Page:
Tamar Diesendruck's favored compositional medium is virtuosic chamber music, although she has also composed solo, orchestral and vocal works. Her music is often characterized as having a very wide range of expression. Works include experimental pieces like "8 —> ∞" for eight cellos (eight tends toward infinity), and unusually slow, stark music like "the grief that does not speak". Prof. Diesendruck's work has been performed throughout the U.S., and in Europe, by an array of excellent performers including the Pro Arte Quartet, Boston Modern Orchestra Project, Lions Gate Trio, Speculum Musicae, New Millenium Ensemble, Dinosaur Annex, Phantom Arts Ensemble, San Francisco Contemporary Music Players, New Century Players, League of Composers-ISCM, Earplay, Musica D'Oggi, Composers, Inc., Parnassus, Washington Square Contemporary Music, Prism Players, Music on the Edge, San Francisco Chamber Singers, Pittsburgh Youth Symphony Orchestra, Cabrini Quartet, pipa virtuoso Wu Man, avant garde violinist Carla Kihlstedt, pianist Donald Berman, and numerous other groups and soloists.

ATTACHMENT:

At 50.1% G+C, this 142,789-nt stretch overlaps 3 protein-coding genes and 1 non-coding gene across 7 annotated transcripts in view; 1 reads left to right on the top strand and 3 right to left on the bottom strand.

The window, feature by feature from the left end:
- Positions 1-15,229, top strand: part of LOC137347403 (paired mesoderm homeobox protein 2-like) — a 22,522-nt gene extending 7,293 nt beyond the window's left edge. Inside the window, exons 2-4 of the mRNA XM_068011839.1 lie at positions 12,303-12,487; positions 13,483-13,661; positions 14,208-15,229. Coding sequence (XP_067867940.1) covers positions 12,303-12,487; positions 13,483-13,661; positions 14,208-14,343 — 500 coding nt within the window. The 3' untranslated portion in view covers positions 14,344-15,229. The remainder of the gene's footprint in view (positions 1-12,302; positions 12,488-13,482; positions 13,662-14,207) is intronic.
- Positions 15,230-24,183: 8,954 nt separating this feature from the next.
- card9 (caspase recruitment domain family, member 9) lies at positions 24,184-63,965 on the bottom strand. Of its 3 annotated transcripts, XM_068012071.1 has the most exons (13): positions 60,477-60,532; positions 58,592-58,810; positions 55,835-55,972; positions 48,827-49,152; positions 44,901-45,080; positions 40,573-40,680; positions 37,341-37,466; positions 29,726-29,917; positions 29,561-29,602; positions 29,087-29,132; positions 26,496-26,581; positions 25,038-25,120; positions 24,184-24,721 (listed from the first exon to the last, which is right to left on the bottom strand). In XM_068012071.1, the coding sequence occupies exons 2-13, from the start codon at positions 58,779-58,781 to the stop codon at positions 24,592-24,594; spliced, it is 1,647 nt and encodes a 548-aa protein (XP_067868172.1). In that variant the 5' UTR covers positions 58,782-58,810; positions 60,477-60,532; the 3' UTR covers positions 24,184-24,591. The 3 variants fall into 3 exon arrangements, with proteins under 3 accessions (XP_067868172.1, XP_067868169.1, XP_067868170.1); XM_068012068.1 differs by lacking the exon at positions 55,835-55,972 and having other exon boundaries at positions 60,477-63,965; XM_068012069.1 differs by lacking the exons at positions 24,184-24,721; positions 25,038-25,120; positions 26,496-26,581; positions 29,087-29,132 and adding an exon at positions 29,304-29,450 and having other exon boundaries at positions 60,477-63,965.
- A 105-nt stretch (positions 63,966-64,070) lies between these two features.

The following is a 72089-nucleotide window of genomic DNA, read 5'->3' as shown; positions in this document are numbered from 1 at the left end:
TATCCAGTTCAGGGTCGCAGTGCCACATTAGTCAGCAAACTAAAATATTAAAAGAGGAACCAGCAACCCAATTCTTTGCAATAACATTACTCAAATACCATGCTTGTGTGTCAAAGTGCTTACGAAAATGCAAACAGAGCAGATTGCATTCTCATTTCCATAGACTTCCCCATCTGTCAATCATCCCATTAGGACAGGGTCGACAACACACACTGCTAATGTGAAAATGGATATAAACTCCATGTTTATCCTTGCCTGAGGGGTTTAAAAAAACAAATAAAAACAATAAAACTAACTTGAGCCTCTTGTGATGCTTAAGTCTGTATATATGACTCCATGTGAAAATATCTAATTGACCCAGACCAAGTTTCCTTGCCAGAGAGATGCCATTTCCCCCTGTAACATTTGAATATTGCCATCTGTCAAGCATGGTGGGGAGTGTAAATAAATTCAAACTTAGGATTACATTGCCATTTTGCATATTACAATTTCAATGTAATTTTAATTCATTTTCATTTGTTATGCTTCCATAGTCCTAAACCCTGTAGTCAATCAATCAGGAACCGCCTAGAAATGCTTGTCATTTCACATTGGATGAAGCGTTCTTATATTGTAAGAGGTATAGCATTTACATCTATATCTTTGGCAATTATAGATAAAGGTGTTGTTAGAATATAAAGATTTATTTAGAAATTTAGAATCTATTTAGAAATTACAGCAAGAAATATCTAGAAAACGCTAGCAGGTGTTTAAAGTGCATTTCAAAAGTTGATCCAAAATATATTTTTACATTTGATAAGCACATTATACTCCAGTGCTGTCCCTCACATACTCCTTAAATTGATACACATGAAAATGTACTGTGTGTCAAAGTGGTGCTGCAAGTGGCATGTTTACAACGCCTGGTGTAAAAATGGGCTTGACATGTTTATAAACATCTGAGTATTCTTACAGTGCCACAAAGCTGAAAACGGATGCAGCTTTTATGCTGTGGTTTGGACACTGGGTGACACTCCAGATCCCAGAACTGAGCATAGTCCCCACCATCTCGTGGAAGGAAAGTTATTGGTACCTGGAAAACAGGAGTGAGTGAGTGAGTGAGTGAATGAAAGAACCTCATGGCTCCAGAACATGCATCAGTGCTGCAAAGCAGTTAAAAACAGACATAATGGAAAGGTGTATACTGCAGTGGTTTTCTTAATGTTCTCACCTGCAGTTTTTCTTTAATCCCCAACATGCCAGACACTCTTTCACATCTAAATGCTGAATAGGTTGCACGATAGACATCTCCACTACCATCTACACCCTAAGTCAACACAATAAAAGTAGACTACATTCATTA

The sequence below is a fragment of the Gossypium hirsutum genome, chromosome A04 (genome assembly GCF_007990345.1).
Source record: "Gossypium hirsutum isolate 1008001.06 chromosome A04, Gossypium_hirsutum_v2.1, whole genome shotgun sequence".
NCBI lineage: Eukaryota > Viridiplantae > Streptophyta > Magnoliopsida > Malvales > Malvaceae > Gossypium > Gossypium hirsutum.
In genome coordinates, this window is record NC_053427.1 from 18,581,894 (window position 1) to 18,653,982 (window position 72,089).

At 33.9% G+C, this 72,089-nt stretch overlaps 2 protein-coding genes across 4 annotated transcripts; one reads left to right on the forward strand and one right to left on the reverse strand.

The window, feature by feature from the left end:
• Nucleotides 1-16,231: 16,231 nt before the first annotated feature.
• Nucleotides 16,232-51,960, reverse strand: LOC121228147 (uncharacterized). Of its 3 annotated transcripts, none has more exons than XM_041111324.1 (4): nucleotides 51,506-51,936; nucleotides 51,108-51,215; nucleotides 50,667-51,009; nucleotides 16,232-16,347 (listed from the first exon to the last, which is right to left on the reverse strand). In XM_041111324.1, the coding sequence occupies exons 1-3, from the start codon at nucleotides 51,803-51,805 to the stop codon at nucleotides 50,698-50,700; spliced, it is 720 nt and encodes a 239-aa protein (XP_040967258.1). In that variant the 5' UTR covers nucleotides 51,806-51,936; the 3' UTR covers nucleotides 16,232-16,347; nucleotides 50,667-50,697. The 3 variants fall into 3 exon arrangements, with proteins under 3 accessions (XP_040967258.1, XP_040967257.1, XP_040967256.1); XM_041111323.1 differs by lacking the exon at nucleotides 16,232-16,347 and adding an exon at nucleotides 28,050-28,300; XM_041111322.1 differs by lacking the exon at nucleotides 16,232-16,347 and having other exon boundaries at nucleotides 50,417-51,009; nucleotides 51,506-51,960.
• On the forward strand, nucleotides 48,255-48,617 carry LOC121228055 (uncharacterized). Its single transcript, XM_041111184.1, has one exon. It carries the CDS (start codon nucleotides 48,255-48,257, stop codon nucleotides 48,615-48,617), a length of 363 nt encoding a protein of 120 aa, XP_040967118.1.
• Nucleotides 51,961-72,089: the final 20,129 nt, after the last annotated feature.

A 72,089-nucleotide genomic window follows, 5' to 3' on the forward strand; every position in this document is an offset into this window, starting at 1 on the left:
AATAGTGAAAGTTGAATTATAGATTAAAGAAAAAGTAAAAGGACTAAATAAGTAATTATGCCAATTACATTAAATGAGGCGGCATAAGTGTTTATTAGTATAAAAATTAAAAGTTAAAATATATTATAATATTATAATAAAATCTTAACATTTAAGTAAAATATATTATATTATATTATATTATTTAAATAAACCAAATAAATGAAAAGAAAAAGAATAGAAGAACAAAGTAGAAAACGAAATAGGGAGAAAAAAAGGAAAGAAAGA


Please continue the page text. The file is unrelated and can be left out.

Prof. Diesendruck earned an M.A. and Ph.D. in Composition from the University of California, Berkeley and a B.A. from Brandeis University. Her work has been supported with a series of grants, fellowships, commissions and residencies, most notably a Guggenheim Fellowship, Bunting Fellowship awarded by the Radcliffe Institute, Rome Prize awarded by the American Academy in Rome, Koussevitzky Foundation Commissions, Fromm Foundation Commission, Mellon Post-Doctoral Fellowship, the Academy Award, Goddard Lieberson Fellowship, and Ives Award from the American Academy of Arts and Letters, Copland Fund Recording Grants, several grants from the Pennsylvania Council on the Arts, and numerous residencies at The MacDowell Colony, Bellagio (Rockefeller Foundation), Yaddo, and the Djerassi Foundation. Currently she is on the Composition faculty at the University of Southern California Thornton School of Music in Los Angeles, having previously taught at the New England Conservatory, Berklee College of Music, and University of Pittsburgh.
Updated January 14, 2007